|Wang, Zaisen - UNIV OF ARKANSAS|
|Conway, Michael - UNIV OF ARKANSAS|
Submitted to: Journal of Animal Science
Publication Type: Peer Reviewed Journal
Publication Acceptance Date: September 29, 1997
Publication Date: N/A
Interpretive Summary: A primary factor limiting the level of broiler litter in ruminant diets and production scenarios in which litter can be used is its low to moderate digestibility. A better understanding of factors responsible for variation among broiler litter sources in feed intake and digestibility and simple means to increase digestibility nutrient intake should increase the frequency and efficiency of use of broiler litter in ruminant diets. Results of this experiment indicate that when at a high dietary proportion, litter harvested after one broiler growing period elicits lower digestible energy intake by growing steers than litter obtained after at least three periods; whereas, the number of broiler growing periods may be of little or no practical importance to digestible energy intake with a lower dietary litter content and moderate grain level. Molasses addition to broiler litter before deep-stacking or at meals appears to offer no potential for improved feeding value of litter harvested after a large number of broiler growing periods (e.g., six). These results are of value to livestock and poultry producers to improve efficiency of utilization of the inexpensive and regionally abundant byproduct, broiler litter, as a feedstuff for ruminants. Decreased production costs that such research facilitates will enhance profitability of livestock and poultry production.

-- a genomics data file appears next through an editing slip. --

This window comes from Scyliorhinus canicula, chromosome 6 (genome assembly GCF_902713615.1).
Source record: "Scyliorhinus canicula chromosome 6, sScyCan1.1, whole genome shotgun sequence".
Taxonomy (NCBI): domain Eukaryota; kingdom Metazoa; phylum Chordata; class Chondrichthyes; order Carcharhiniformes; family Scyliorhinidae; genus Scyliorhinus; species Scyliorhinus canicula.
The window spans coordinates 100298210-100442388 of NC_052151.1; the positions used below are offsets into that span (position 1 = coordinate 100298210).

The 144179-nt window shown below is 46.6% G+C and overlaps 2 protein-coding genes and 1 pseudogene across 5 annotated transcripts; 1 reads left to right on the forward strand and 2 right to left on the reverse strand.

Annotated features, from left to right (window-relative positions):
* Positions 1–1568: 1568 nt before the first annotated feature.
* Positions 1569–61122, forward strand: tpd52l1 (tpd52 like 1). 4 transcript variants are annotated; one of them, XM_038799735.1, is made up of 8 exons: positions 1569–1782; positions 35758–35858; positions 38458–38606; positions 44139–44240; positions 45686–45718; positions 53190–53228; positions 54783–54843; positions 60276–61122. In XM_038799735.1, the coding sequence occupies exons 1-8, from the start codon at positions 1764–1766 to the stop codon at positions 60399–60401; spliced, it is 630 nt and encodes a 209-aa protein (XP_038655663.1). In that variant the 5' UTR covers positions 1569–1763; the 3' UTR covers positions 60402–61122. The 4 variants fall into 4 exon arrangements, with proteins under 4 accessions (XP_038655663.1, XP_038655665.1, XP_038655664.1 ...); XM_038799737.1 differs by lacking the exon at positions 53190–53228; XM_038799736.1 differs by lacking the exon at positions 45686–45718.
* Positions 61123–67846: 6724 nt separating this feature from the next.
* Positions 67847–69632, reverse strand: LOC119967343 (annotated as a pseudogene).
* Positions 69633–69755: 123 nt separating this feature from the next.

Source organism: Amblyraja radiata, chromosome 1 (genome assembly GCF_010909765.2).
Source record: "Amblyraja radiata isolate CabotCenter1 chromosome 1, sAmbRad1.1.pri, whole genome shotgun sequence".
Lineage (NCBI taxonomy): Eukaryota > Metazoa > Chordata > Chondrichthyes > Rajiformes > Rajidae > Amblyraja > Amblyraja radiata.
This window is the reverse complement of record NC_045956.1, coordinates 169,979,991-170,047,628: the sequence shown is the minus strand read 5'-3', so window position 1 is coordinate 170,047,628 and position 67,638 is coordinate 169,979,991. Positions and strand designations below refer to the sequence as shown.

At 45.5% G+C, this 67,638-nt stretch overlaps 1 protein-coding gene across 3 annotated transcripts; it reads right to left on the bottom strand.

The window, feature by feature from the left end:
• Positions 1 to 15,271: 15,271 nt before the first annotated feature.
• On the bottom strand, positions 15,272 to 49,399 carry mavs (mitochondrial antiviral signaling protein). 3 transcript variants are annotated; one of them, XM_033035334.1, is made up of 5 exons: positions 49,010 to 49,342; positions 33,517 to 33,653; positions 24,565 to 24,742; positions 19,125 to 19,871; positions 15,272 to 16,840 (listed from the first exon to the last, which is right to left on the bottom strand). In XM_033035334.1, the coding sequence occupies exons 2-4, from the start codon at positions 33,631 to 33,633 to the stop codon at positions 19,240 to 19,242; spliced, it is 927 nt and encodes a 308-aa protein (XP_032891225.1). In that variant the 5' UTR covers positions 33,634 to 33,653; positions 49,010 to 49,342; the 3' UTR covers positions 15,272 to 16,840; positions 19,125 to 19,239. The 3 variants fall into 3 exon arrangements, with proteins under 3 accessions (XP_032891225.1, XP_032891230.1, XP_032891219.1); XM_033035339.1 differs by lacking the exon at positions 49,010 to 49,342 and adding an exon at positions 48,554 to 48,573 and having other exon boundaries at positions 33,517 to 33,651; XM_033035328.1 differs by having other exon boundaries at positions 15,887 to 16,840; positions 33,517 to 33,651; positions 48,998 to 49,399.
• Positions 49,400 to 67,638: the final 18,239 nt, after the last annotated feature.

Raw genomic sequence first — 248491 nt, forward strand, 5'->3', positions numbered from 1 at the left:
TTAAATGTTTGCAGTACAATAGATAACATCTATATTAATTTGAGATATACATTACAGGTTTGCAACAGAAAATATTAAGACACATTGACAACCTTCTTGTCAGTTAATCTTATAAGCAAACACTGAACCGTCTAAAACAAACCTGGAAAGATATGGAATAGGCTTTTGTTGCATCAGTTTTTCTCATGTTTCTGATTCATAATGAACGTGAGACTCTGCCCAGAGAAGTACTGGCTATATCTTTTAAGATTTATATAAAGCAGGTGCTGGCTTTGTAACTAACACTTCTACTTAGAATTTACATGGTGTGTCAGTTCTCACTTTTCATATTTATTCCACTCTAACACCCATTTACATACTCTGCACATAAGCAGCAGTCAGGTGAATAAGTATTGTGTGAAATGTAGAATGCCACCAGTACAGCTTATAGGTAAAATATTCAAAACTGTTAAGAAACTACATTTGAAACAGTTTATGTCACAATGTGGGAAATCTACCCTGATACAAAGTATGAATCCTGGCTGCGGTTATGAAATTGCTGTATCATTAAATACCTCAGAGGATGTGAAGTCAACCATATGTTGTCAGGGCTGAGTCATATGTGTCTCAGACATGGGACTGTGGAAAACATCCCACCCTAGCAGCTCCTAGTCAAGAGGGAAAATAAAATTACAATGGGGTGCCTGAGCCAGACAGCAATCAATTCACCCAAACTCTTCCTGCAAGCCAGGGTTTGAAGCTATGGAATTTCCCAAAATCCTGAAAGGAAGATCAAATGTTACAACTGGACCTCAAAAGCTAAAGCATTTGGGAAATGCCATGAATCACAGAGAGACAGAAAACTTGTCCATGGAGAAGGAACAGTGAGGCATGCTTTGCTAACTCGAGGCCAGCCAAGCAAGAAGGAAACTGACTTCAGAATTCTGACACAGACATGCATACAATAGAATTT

Technical Abstract: Effects on feed intake and digestibility by Holstein steers of 1) the number of broiler growing periods before litter harvest and dietary level of broiler litter and 2) level of molasses added to broiler litter before deep-stacking were determined. In Exp. 1, eight steers (179+/- 7.4 average trial BW) were used in two simultaneous 4 x 4 Latin squares (2 x 4 factorial) with 21-d periods. Broiler litter harvested after one, three, or six 6-wk growing periods (1P, 3P, and 6P, respectively) was consumed ad libitum with offering of .5% BW of bermudagrass hay and .5 or 1.5% BW of ground corn (.5C and 1.5C, respectively); control steers ingested hay ad libitum with feeding of .5 or 1.5% BW (DM) of corn. Broiler litter was 63, 43, and 35% NDF, 2.2, 3.5, and 4.1% N, and 18, 30, and 27% ash for 1P, 3P, and 6P, respectively. Total tract digestibility of NDF was 53.7, 29.4 50.4, 58.1, 31.3, 30.8, 34.1, and 49.5% (SE 3.50), and digestible OM intake was 2.21, 1.70, 2.27, 2.39, 2.26, 3.18, 2.93, and 3.34 kg/d (SE .160) for .5C-Control, .5C-1P, .5C-3P, .5C-6P, 1.5C-Control, 1.5C-1P, 1.5C-3P, and 1.5C-6P, respectively. In Exp. 2, five steers (228 +/- 6.0 kg average trial BW) were used in a 5 x 5 Latin square with 21-d periods. Offered diets were 15% bermudagrass hay and 60% broiler litter (6P of Exp. 1; DM). Molasses was offered at 0, 3.2, or 6.7% of total DM (Control, LM, and HM, respectively). Molasses was mixed with litter at meals or before deep-stacking. Only a few minor treatment effects on intake and digestibilities occurred. In conclusion, DE intake by growing steers was less for litter harvested after one broiler growing period vs three or six when included in the diet at a high proportion, although impact of the number of periods was negligible with a moderate dietary litter level.